Undertrial Prisoners of India: The Justice System in Crisis:

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Written by: Eshti Kapoor[1]


The Supreme Court (SC) has issued a series of orders to state authorities in Bhim Singh vs. Union of India[2], allowing undertrial inmates who have spent half of their likely maximum prison term to be released. While the directive is primarily a reiteration of previous judicial actions, it represents a significant step forward (SC Legal Aid Committee v. Union of India[3]; Rama Murthy v. State of Karnataka[4]).

Around two-thirds of those imprisoned in Indian jails are awaiting trial. These defendants are assumed innocent, yet the bulk of them stay detained owing to their inability to pay their bail, a condition that underlines the system’s fundamental economic prejudice.

The right to a quick trial is a right to a prisoner’s life and personal liberty protected[5], which assures a just, fair, and reasonable process. By assigning a liberal and comprehensive meaning to life and personal liberty, the Supreme Court of India has been highly watchful against encroachments on the human rights of inmates. Undertrial detainees are people who are awaiting trial in any court, are unable to provide surety, and have no access to legal representation, and are held in prison for years at a time, in violation of their human rights.

Undertrial Prisoners: Issues and Concerns[6]

People who are awaiting trial in any court and are being held in judicial custody in prison while awaiting trial are known as “undertrial prisoners”. Article 21 of the Indian Constitution establishes the right to life and personal liberty as the cornerstone of Indian human rights, prohibiting any inhumane, cruel, or humiliating treatment of any person, including prisoners.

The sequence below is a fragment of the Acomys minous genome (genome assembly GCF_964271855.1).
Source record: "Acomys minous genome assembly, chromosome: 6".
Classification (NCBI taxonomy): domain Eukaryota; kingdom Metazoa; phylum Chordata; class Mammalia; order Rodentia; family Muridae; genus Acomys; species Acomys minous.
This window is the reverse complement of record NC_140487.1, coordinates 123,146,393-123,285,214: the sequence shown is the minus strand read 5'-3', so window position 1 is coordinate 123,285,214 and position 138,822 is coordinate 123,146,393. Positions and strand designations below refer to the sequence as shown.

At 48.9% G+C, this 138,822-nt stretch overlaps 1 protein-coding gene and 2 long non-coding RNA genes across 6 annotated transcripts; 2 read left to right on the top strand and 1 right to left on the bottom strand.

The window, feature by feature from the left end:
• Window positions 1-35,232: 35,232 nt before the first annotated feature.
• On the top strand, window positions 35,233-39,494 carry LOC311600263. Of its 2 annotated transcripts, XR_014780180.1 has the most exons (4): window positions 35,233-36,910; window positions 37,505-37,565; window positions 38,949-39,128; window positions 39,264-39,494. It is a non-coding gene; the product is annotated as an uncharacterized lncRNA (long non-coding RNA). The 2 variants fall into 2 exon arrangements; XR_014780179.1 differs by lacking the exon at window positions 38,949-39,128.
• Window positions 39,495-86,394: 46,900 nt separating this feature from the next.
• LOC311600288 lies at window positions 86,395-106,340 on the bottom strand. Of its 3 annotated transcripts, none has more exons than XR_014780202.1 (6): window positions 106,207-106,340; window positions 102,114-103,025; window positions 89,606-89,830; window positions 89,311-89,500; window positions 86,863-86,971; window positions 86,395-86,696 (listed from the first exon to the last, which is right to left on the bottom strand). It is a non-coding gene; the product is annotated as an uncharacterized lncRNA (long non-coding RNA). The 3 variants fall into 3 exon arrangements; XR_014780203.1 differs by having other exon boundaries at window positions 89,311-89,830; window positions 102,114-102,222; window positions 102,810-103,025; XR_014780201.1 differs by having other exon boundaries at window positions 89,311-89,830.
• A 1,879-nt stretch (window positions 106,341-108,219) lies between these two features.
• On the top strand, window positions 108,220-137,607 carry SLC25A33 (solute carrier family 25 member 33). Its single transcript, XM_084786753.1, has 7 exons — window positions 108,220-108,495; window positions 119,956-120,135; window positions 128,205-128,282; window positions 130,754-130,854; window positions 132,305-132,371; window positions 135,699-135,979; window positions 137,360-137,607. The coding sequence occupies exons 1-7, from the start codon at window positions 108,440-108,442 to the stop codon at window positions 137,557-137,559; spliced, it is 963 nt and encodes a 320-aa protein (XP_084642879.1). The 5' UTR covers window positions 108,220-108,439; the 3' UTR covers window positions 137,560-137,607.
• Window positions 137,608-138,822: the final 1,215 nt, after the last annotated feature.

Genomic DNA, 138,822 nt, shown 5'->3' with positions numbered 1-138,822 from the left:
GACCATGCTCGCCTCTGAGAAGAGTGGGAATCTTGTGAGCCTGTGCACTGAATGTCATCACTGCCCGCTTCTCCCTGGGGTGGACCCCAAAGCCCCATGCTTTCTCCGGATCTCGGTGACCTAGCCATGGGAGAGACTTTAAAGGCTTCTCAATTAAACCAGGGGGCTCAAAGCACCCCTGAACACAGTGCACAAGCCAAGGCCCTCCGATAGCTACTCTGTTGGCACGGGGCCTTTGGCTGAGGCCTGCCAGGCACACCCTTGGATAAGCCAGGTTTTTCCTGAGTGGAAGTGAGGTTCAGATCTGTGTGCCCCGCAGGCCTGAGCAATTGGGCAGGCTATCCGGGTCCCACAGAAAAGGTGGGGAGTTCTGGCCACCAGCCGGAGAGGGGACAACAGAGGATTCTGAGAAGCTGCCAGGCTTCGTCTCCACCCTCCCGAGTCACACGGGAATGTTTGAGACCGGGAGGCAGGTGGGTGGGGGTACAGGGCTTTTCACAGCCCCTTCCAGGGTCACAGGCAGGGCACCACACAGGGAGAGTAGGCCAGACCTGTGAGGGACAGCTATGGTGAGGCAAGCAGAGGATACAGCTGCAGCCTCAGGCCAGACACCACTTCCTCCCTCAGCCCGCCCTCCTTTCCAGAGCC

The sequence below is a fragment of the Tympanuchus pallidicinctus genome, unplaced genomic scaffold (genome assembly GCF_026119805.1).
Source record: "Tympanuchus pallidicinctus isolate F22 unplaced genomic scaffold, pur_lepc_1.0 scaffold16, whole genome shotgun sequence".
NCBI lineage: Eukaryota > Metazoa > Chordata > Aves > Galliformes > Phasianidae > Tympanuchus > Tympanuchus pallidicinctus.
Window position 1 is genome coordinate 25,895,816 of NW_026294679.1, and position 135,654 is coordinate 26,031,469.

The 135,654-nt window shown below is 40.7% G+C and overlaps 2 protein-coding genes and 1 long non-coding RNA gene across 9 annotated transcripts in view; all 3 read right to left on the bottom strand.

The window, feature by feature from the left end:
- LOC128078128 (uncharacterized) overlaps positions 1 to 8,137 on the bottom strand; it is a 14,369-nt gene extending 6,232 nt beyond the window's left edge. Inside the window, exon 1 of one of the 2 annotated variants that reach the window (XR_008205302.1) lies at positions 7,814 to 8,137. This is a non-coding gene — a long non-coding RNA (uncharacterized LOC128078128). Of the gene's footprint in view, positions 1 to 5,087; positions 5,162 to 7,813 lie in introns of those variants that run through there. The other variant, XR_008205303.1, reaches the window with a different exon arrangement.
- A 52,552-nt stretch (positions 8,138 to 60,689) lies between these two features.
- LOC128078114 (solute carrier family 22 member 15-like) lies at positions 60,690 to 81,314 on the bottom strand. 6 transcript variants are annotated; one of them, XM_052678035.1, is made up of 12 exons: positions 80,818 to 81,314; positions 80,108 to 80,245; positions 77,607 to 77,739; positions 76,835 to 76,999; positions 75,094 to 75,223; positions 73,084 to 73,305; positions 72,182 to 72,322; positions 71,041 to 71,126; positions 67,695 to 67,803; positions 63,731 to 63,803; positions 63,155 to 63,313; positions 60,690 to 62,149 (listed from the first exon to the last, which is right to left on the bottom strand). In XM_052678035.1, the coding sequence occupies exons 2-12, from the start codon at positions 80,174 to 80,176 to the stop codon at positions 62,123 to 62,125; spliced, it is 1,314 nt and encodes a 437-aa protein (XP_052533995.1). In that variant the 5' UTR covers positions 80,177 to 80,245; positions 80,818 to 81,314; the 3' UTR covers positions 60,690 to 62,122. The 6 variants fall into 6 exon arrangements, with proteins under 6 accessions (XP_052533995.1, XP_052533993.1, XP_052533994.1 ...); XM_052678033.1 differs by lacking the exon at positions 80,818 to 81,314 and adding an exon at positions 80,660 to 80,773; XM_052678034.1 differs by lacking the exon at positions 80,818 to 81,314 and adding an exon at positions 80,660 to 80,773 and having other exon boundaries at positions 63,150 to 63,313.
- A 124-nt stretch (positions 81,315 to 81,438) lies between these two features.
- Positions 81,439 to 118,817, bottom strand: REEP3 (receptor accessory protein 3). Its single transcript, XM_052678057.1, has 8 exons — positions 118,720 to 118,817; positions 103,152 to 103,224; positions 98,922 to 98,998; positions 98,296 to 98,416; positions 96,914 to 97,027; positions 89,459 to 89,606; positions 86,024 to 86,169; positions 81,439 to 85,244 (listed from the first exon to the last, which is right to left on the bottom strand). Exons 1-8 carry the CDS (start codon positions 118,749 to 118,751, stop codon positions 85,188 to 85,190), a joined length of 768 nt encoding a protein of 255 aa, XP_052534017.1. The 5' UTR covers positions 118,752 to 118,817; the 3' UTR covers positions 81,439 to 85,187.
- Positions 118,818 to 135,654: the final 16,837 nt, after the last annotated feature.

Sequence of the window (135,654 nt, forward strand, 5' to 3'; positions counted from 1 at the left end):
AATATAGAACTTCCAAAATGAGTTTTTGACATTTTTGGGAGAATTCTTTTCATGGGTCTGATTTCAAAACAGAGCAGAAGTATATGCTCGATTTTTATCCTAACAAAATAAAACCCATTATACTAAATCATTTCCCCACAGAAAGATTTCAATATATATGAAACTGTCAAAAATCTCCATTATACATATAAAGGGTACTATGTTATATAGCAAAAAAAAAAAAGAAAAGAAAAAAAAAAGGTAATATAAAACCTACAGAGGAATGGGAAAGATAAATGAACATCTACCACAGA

A person is considered to be in detention when he is in custody and his personal liberty is taken away unless he is convicted of a crime. This could be due to the fact that the person is awaiting formal charges to be brought before a magistrate, or because they are awaiting a trial and are unable to gain bail. The goal of holding undertrials in custody is to ensure a fair trial by preventing them from influencing or inducing witnesses.

While the Indian Code of Criminal Procedure, 1973 gives judges the option to postpone or adjourn proceedings, it emphasises the importance of a speedy trial. According to Section 309 of the Code, “any inquiry or trial shall be conducted as quickly as possible,” and “when the examination of witnesses has commenced, it shall be continued from day to day until all the witnesses in attendance have been examined.”

There are numerous other factors that contribute to trial delays. The first main cause of trial delays is a judge shortage, which has resulted in a large backlog of outstanding cases. To relieve the judges’ burden, the number of judges should be significantly expanded.

Another cause of delay is the failure to serve a summons on witnesses, and even when the summons is served, witnesses fail to appear. The police, as the investigating agency, is in charge of serving summonses on witnesses. Witnesses do not appear in court even after being served with a summons because there is no hard and fast rule requiring them to do so. Even the absence of a police witness can cause the trial to be delayed. In India, the police are responsible for maintaining peace and order as well as acting as an investigative agency. It becomes difficult for the police officers in charge of maintaining law and order to investigate crimes and pursue them in court.